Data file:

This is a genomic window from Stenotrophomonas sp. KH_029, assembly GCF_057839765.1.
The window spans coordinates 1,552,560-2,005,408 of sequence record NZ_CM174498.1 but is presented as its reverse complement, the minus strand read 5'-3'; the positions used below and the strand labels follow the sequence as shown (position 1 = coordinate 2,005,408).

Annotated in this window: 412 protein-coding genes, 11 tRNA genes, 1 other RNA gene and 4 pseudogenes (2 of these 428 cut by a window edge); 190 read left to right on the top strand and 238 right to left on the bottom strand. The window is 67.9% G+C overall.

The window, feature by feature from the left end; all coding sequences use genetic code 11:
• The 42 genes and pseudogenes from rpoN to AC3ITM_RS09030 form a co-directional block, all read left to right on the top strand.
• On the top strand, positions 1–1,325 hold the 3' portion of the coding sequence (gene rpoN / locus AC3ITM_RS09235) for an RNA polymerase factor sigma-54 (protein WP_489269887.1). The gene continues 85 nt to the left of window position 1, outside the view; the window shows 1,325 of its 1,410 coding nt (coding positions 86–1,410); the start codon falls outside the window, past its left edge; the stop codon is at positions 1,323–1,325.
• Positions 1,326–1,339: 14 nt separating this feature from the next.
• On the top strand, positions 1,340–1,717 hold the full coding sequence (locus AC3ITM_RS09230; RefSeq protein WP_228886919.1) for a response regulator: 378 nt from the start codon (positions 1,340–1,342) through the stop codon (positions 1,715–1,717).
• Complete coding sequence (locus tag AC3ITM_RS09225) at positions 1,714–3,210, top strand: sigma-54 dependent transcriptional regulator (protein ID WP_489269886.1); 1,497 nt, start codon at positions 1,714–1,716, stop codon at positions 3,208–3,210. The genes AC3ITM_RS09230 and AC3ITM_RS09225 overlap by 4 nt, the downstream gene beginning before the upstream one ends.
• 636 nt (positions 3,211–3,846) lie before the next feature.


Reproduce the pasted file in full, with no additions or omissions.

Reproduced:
This is a genomic window from Stenotrophomonas sp. KH_029, assembly GCF_057839765.1.
The window spans coordinates 1,552,560-2,005,408 of sequence record NZ_CM174498.1 but is presented as its reverse complement, the minus strand read 5'-3'; the positions used below and the strand labels follow the sequence as shown (position 1 = coordinate 2,005,408).

Annotated in this window: 412 protein-coding genes, 11 tRNA genes, 1 other RNA gene and 4 pseudogenes (2 of these 428 cut by a window edge); 190 read left to right on the top strand and 238 right to left on the bottom strand. The window is 67.9% G+C overall.

The window, feature by feature from the left end; all coding sequences use genetic code 11:
• The 42 genes and pseudogenes from rpoN to AC3ITM_RS09030 form a co-directional block, all read left to right on the top strand.
• On the top strand, positions 1–1,325 hold the 3' portion of the coding sequence (gene rpoN / locus AC3ITM_RS09235) for an RNA polymerase factor sigma-54 (protein WP_489269887.1). The gene continues 85 nt to the left of window position 1, outside the view; the window shows 1,325 of its 1,410 coding nt (coding positions 86–1,410); the start codon falls outside the window, past its left edge; the stop codon is at positions 1,323–1,325.
• Positions 1,326–1,339: 14 nt separating this feature from the next.
• On the top strand, positions 1,340–1,717 hold the full coding sequence (locus AC3ITM_RS09230; RefSeq protein WP_228886919.1) for a response regulator: 378 nt from the start codon (positions 1,340–1,342) through the stop codon (positions 1,715–1,717).
• Complete coding sequence (locus tag AC3ITM_RS09225) at positions 1,714–3,210, top strand: sigma-54 dependent transcriptional regulator (protein ID WP_489269886.1); 1,497 nt, start codon at positions 1,714–1,716, stop codon at positions 3,208–3,210. The genes AC3ITM_RS09230 and AC3ITM_RS09225 overlap by 4 nt, the downstream gene beginning before the upstream one ends.
• 636 nt (positions 3,211–3,846) lie before the next feature.